October 18, 2014

Ginger Rogers, Kitty Foyle

as KITTY FOYLE
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Won: Academy Award - Best Actress
Ginger Rogers' Academy Award winning performance is one of those wins that you don't hear a whole lot about nowadays, not necessarily because it's bad per se but because the work and films of three of her competitors have held up much better in the 70+ years that have passed. Yet it's easy to see why the folks of 1940 took to Rogers so strongly at the timefor starters, it's an old-fashioned little picture which features the everyday working woman faced with issues of class (how modern!), yet it's also a melodrama that thrusts its heroine through a slew of tearjerking situations (how gutwrenching!), and if there's anything Oscar likes about his ladies, it's a de-glammed long-sufferer. But in spite of the film's out-of-date and confused attempt at purveying feminist modernity, Kitty Foyle is actually quite a charming little flick, made all the more watchable by Rogers' lovely presence.

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When I say that Rogers is "de-glammed" in this film, it's not so much that she's without makeup and looks hideous a la Charlize Theron in MonsterRogers' beauty is on full display here and she is breathtaking in many of her close-upsbut rather it's in regards to Kitty being from a working class family, someone who lives a modest life and works in retail to pay the bills. The story is supposed to be that of an average everywoman, and what I liked most about Rogers' performance is that she completely manifests this everywoman to be so sweet, so likable, and so down-to-earth, such that you'd like to be her friend (and this was a surprise to me as I had a hard time liking her in Stage Door). Rogers positively exudes geniality in this film, and it's that very approachability that really drew me in and took a hold on me. This is a performance of soft restraintRogers can quietly ooze so much emotion simply through a quick reaction shot, as demonstrated by the scene in which we first meet Wyn in her room, or the scene in which she and Wyn are reunited in New York City, or the scene in the hospital...there's a number of moments scattered throughout the film that have wonderfully subtle acting, and what I loved was how much Rogers could convey without saying anything at all. What's more, she has an excellent grip on otherwise shoddy materiallike many other melodramas, Kitty Foyle is plagued with some pretty awful dialogue, but you wouldn't know it from Rogers' delivery because lines like "...but nobody owes a thing to Kitty Foyle, except Kitty Foyle!" come out of her mouth with enough confidence and swagger that you'll excuse it. What makes everything work so well is how Rogers makes Kitty so endearing while giving her a demeanor that would seem as though Kitty's rather delicate and easy to break, and thus we feel for her when all the unfortunate events of the film's last act occur. Kitty's a great heroine, likely the most relatable character out of 1940's nominated ladies, so it's safe to say that Rogers' "everyday white-collar woman" resonated well with members of the Academy that year. And while this performance isn't my number one of 1940, nor is it one of the greatest Best Actress wins in Oscar history, this is a completely commendable performance nevertheless.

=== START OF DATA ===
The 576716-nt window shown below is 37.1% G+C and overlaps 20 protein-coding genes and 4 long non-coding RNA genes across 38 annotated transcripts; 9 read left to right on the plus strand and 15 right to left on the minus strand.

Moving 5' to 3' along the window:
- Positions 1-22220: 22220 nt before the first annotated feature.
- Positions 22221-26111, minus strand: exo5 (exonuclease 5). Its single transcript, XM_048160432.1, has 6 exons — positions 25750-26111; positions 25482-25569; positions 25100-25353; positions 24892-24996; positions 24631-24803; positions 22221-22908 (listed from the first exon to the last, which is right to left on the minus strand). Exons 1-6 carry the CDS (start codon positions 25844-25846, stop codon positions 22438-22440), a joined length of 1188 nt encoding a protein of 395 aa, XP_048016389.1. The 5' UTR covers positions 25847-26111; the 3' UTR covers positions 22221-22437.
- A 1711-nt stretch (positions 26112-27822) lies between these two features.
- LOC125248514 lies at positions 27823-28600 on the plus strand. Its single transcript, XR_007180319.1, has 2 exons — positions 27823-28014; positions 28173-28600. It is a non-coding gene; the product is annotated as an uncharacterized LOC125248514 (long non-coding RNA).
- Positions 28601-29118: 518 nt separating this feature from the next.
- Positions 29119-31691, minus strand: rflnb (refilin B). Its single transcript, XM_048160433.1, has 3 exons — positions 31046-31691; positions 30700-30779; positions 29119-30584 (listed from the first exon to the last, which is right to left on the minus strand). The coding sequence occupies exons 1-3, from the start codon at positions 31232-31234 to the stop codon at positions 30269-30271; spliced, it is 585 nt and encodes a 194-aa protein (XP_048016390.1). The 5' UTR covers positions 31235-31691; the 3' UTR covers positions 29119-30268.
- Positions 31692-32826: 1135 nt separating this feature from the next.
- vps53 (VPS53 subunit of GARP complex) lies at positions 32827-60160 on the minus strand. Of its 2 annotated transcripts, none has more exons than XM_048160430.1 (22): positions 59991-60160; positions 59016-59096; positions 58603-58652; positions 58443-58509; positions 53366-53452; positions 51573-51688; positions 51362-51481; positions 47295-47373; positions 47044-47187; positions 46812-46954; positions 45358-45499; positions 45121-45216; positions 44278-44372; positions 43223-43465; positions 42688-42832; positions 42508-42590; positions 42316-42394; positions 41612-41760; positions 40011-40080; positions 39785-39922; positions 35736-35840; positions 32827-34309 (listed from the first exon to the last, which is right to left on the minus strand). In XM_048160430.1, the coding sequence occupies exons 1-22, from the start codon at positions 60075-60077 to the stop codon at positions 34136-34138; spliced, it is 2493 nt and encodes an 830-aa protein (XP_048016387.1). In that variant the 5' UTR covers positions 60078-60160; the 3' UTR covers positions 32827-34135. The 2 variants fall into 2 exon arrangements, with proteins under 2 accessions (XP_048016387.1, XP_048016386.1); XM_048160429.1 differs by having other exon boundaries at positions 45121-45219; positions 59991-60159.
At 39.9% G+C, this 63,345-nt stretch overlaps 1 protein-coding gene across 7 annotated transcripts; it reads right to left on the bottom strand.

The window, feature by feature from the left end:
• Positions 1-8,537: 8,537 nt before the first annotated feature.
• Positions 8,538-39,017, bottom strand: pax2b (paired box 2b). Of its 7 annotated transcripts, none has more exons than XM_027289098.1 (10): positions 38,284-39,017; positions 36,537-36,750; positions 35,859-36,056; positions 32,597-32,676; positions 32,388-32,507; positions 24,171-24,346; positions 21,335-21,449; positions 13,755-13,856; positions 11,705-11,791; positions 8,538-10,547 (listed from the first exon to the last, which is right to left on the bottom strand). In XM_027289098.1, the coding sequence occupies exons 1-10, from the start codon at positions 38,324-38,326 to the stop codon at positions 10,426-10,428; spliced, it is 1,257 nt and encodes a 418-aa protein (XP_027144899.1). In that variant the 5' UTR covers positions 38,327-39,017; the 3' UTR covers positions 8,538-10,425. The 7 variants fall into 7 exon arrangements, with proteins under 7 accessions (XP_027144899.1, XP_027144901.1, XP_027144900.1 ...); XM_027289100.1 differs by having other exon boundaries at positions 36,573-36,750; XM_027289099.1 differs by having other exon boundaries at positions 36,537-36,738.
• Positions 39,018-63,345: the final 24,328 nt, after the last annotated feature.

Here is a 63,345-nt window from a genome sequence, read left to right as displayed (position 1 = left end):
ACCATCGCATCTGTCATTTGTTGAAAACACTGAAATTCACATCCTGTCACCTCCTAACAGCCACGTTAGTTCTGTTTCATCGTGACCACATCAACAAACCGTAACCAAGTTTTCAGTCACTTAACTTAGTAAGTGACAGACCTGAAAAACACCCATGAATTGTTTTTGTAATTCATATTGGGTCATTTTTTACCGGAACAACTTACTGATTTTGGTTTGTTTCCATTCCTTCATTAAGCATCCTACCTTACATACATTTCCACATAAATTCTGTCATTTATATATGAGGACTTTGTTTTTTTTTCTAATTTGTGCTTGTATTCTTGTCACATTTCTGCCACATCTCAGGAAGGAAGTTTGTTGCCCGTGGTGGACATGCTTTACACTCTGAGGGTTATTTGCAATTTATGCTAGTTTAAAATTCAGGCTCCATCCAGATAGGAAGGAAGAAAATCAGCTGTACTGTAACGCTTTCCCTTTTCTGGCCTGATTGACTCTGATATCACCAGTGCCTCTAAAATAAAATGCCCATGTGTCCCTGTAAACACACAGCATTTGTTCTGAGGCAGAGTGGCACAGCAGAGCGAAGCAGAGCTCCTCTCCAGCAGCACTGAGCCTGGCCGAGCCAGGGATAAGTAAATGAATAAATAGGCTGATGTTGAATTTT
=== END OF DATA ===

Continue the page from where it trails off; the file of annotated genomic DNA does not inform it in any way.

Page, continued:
3 comments:

  1. Although I can't argue with anything in your review, I am not so enthusiastic.

    Her performance in The Major and The Minor is a great guilty pleasure, I recommend.

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    1. I've actually seen very little of Ginger...I'm just generally not very interested in watching her, and even though I liked her quite a bit here I don't know if it's enough to prompt me to run out and watch more of her. I haven't even watched Top Hat! But I'll keep Major & the Minor in mind!

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  2. Hate this movie and her performance in it.

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